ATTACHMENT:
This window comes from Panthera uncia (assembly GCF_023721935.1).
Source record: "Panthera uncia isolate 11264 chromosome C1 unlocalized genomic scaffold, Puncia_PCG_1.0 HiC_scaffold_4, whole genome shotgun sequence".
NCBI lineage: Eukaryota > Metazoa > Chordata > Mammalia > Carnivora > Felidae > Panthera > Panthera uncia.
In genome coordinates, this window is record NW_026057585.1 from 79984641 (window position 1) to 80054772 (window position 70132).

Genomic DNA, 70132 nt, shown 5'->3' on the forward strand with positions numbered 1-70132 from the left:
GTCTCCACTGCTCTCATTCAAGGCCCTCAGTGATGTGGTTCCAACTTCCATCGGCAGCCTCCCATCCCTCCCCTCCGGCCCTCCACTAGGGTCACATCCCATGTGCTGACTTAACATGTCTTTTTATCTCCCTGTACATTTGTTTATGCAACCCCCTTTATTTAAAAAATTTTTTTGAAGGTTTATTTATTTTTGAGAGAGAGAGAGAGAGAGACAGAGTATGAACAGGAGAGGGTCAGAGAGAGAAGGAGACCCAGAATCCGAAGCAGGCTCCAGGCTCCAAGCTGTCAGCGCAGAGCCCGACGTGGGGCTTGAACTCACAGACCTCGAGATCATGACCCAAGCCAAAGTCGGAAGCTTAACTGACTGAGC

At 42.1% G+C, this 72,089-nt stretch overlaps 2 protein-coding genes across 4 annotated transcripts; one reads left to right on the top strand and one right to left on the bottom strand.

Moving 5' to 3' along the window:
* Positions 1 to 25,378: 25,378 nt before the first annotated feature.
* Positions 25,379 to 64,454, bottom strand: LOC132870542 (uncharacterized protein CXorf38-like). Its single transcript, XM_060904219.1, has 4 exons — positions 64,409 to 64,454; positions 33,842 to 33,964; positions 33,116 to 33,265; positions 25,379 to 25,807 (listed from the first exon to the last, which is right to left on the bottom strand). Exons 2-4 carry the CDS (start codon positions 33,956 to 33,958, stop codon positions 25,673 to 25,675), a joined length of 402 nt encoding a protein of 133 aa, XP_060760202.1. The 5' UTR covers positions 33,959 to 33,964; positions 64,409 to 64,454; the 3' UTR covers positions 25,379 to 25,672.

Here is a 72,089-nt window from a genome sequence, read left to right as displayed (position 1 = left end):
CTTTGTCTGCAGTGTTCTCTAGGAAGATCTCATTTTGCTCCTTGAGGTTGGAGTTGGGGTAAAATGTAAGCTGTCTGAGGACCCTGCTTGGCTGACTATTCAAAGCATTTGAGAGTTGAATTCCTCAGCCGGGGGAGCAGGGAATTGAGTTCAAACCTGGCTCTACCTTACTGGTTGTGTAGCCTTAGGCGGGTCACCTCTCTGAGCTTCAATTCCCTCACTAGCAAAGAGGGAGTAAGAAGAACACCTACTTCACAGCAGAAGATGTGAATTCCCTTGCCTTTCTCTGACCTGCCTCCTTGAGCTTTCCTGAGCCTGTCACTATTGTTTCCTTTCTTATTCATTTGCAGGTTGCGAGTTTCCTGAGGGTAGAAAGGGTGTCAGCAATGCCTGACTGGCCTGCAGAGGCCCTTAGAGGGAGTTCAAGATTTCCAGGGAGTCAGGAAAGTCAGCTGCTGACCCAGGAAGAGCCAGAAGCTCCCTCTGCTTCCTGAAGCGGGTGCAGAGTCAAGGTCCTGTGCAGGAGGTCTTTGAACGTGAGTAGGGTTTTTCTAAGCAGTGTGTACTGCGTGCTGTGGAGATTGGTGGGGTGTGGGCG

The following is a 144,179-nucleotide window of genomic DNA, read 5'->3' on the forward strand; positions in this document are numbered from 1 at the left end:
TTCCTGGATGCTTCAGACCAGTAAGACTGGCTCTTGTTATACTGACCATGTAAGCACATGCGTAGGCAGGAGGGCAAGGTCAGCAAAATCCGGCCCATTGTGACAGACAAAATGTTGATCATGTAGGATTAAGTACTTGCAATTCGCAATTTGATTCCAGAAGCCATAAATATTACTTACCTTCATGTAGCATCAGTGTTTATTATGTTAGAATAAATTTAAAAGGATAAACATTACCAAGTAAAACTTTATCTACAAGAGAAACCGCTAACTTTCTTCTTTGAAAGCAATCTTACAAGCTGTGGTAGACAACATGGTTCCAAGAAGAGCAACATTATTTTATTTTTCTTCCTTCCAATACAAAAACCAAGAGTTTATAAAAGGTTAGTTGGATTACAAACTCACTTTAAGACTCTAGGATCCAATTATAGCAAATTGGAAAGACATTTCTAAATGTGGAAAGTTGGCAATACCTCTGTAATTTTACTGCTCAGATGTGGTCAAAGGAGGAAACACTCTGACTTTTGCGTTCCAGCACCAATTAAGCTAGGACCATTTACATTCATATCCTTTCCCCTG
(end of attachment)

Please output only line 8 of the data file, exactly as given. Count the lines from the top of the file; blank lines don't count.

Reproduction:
Moving 5' to 3' along the window: